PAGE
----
## Journals

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DCDS

In this paper we provide a design methodology to compute control strategies for a primary dynamical system which is operating in a domain where other dynamical systems are present and the interactions between these systems and the primary one are of interest or are being pursued in some sense. The information from the other systems is available to the primary dynamical system only at discrete time instances and is assumed to be corrupted by noise. Having available only this limited and somewhat corrupted information which depends on the noise, the primary system has to make a decision based on the estimated behavior of other systems which may range from cooperative to noncooperative. This decision is reflected in a design of the most appropriate action, that is, control strategy of the primary system. The design is illustrated by considering some particular collision avoidance problem scenarios.

keywords:
stochastic processes
,
discrete observations.
,
control theory
,
estimation
,
robust control
,
Game theory

NACO

In this paper we consider a problem of designing control laws for
multiple mobile agents trying to accomplish three objectives. One
of the objectives is to sense a given compact domain while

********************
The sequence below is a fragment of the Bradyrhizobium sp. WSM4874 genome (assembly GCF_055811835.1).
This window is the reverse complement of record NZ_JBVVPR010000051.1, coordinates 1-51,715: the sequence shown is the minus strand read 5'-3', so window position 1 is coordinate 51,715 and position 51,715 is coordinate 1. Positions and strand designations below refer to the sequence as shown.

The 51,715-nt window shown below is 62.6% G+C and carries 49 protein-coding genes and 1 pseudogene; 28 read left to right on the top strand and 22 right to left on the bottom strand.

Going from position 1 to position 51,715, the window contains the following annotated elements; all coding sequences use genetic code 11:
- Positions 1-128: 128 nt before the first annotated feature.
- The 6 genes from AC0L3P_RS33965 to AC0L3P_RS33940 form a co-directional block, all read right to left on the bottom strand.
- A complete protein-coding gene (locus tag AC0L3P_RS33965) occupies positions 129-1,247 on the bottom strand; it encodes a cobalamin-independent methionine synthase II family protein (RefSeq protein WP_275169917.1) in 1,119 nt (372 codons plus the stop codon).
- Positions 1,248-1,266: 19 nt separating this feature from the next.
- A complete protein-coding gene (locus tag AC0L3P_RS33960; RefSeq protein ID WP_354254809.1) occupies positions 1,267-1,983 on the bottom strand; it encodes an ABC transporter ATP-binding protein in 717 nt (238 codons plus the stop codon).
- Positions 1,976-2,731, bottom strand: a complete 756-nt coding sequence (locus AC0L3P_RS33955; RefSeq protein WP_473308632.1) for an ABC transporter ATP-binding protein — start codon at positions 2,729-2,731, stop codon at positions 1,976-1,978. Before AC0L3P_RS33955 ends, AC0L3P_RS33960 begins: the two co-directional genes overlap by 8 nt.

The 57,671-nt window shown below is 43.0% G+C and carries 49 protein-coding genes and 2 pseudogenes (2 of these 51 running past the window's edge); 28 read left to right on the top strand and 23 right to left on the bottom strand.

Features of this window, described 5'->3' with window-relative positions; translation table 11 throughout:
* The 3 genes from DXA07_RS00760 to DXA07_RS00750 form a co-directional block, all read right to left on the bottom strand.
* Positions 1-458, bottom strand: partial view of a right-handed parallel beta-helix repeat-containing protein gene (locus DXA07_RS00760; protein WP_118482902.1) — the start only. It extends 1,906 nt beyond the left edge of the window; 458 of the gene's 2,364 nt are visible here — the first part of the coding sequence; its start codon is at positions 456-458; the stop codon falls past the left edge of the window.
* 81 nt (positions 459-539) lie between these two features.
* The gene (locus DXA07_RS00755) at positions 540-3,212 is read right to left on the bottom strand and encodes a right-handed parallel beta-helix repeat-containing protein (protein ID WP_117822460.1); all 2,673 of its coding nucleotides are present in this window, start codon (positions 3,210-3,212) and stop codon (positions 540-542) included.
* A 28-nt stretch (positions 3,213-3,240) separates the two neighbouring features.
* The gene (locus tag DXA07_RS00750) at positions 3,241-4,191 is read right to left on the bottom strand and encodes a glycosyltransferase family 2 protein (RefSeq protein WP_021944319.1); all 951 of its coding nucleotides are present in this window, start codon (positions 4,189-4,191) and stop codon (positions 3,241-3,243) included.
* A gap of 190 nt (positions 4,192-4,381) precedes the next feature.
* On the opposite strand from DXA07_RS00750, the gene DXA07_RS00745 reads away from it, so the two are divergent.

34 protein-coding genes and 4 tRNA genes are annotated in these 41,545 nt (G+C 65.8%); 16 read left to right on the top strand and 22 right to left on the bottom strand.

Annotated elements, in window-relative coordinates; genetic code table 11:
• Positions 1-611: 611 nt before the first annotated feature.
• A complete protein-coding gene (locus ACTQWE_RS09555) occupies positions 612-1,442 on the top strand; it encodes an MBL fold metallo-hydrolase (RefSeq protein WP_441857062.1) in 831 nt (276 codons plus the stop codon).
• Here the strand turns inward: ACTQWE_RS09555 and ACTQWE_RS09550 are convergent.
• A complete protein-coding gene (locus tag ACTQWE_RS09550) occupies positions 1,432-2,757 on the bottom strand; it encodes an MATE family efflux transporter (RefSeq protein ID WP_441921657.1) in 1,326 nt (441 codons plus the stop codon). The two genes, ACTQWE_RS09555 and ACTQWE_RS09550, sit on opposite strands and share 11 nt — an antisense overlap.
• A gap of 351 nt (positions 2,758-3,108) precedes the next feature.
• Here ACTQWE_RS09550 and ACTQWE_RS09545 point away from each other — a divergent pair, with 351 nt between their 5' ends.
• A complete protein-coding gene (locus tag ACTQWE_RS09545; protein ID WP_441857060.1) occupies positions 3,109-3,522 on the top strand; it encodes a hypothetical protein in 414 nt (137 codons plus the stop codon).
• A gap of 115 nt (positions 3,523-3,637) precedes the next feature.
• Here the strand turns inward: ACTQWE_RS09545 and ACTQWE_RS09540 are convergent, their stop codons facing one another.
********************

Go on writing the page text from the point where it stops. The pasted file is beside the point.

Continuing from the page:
satisfying the other objective which is to avoid collisions
between the agents themselves as well as with the obstacles. To
keep the communication links between the agents reliable, the
agents need to stay relatively close during the sensing operation
which is the third and final objective. The design of control laws
is based on carefully constructed objective functions and on an
assumption that the agents' dynamic models are nonlinear yet
affine in control laws. As an illustration of some performance
characteristics of the proposed control laws, a numerical example
is provided.

NACO

In paper [12] the problem of accomplishing multiple
objectives by a number of agents represented as dynamic systems is
considered. Each agent is assumed to have a goal which is to
accomplish one or more objectives where each objective is
mathematically formulated using an appropriate objective function.
Sufficient conditions for accomplishing objectives are formulated
using particular convergent approximations of minimum and maximum
functions depending on the formulation of the goals and
objectives. These approximations are differentiable functions and
they monotonically converge to the corresponding minimum or
maximum function. Finally, an illustrative pursuit-evasion game
example of a capture of two evaders by two pursuers is provided.

This note presents a preview of the treatment in [12].

This note presents a preview of the treatment in [12].

## Year of publication

## Related Authors

## Related Keywords

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